Date   

I need the following 7D02 Logic Analyzer Personality Modules

 

The 7D02 Logic Analyzer Plugin was designed to work with a dozen different
microprocessors that were popular in the late 1970s to mid-1980s.
In order to do that it needed a Personality Module that adapted it to the
specific microprocessor that was being analyzed.
I am looking for the following Personality Modules for the 7D02 Logic
Analyzer:
PM101 Option 02 6502 PERSONALITY MODULE
PM101 Option 01 8080 PERSONALITY MODULE
PM102 6800 PERSONALITY MODULE
PM108 Z8002 PERSONALITY MODULE
PM110 Z8001 PERSONALITY MODULE
PM111 6809 PERSONALITY MODULE
PM112 MULTIBUS PERSONALITY MODULE
If anyone knows where I might find these personality modules please contact
me off list at dennis at ridesoft dot com.
Thanks, Dennis Tillman W7pF


Re: Peter Keller Book Order INTERIM UPDATE

Timothy W. Koeth
 

Hi Dennis,

Thank you so much for doing this. I appreciate the magnitude of the work
that you are doing. No good deed goes unpunished! Again, I am deeply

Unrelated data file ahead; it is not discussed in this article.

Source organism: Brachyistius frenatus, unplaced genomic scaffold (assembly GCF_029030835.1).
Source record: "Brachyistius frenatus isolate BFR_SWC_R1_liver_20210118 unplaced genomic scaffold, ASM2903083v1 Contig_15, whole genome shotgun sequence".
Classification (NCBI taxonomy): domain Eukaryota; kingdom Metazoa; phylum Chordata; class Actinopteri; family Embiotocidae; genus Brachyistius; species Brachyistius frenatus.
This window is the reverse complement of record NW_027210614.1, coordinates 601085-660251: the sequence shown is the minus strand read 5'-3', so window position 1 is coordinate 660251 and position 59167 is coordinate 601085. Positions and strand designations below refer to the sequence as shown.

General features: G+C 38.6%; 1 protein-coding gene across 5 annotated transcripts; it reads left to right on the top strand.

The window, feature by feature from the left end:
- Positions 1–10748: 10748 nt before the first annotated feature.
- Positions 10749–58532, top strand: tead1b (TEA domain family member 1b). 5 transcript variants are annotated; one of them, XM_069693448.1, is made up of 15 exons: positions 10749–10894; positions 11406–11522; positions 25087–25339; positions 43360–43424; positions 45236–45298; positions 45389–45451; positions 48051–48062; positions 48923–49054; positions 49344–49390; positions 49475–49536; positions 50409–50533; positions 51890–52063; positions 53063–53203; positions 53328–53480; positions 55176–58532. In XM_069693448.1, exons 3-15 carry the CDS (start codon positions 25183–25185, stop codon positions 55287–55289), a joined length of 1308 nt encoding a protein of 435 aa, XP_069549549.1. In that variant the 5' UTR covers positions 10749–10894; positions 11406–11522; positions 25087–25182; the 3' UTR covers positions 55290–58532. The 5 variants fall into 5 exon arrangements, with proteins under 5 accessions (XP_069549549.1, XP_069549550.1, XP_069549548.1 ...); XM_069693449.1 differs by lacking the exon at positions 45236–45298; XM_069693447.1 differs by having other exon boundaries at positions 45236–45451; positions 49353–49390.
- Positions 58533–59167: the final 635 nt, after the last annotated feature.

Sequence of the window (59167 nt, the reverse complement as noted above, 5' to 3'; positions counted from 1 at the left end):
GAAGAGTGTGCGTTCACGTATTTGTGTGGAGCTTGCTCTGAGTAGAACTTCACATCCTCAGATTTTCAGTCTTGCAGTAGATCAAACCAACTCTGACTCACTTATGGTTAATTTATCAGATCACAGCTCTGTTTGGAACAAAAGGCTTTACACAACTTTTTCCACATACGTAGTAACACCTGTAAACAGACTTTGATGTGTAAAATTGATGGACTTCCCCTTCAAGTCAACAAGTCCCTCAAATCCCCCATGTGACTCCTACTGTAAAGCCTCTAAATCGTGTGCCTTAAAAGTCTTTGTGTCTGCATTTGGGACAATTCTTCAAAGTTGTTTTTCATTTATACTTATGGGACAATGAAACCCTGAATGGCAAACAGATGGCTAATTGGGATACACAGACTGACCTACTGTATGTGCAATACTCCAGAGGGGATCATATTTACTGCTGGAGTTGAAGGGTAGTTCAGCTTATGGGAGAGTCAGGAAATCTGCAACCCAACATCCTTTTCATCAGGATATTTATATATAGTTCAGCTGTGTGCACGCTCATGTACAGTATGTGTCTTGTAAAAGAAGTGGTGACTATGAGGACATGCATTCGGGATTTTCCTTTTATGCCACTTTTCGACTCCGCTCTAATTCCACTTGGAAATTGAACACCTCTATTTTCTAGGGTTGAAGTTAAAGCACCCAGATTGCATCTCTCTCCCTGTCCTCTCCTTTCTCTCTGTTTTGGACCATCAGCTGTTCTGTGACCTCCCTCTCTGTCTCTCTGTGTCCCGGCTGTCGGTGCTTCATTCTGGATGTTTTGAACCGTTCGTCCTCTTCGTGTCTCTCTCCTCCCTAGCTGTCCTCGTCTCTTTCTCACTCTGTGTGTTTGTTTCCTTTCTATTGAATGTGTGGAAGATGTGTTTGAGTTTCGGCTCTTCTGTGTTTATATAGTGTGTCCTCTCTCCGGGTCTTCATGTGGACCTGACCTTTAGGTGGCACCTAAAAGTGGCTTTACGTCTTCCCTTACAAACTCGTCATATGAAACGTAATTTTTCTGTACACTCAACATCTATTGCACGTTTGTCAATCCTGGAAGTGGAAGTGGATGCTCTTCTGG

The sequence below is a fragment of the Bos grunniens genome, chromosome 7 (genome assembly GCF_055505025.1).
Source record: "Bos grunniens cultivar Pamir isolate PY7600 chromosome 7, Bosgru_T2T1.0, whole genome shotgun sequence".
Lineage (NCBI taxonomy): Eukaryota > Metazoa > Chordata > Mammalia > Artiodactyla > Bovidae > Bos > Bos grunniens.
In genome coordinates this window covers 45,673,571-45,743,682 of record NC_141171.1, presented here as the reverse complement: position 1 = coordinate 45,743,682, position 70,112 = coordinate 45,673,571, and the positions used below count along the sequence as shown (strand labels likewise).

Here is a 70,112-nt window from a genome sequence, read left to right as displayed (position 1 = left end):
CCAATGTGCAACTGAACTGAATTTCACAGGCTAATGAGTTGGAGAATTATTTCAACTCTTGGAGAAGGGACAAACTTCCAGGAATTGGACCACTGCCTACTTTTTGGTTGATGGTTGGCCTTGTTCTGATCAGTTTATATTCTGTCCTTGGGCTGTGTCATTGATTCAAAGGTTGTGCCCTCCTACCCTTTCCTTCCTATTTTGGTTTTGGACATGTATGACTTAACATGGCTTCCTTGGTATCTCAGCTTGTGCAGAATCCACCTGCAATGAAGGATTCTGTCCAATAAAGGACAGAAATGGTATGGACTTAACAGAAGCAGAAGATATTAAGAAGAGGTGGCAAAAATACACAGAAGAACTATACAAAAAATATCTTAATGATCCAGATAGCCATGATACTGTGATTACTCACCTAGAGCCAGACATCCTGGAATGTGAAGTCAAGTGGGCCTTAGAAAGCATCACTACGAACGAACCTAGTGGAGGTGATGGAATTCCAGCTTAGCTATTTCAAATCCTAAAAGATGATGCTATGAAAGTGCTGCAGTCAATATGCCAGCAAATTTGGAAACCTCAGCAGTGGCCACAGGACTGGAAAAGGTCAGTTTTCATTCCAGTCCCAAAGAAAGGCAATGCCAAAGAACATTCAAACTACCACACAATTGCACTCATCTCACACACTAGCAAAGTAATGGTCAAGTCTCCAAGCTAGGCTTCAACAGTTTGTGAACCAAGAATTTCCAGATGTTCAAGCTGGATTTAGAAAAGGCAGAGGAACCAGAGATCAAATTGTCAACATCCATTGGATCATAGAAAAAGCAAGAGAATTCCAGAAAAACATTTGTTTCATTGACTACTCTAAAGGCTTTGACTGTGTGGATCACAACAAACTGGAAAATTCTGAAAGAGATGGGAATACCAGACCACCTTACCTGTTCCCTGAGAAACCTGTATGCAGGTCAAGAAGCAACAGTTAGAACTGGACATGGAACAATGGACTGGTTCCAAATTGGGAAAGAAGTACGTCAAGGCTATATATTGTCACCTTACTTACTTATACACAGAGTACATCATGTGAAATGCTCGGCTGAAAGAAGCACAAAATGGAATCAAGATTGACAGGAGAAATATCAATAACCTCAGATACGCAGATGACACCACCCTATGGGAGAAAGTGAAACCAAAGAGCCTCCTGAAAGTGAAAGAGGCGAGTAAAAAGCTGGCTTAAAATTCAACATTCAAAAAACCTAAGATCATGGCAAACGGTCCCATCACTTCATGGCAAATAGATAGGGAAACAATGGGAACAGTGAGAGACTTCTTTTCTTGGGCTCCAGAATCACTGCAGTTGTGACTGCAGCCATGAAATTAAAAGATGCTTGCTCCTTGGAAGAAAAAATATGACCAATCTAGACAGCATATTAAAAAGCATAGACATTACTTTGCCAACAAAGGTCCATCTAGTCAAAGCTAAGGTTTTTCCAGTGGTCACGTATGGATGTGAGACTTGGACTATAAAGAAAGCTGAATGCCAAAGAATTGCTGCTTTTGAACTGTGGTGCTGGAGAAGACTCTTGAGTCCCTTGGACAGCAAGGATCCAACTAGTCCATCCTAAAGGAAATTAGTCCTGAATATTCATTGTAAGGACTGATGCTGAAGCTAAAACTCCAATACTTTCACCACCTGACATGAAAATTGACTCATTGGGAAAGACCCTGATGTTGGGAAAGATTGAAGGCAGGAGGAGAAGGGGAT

grateful!

- Tim


Dr. Timothy Koeth
Assistant Professor
Material Science & Engineering
Institute for Research in Electronics and Applied Physics
University of Maryland
301-405-4952 (office)
609-577-8790 (cell)

https://mse.umd.edu/clark/faculty/676/Timothy-W-Koeth

radiation.umd.edu

Amateur radio call sign K0ETH "K-zero-ETH" (formerly N2LPN)


On Tue, Nov 17, 2020 at 4:04 PM Dennis Tillman W7pF <dennis@ridesoft.com>
wrote:

At this point I have 65 firm orders for Peter's book which is about 55 more
than I expected when I came up with this bright idea. I am delighted for
Peter although I'm going to be very busy mailing these.
The flood of orders has finally dwindled to a trickle although I will allow
several more days before wrapping this up at the end of the week.
At that time I will post a list of the orders I have received so you can
confirm you are on the list and I didn't miss you. I will also provide
instructions for payment via PayPal, Zelle, check, or money order.

If you are in the United States I will be buying corrugated book mailers
for
your order. They will be mailed Media Rate ($4.00) so the total shipping
cost will be $7.00 for each book.

If you are not in the United States postal rates overseas are much more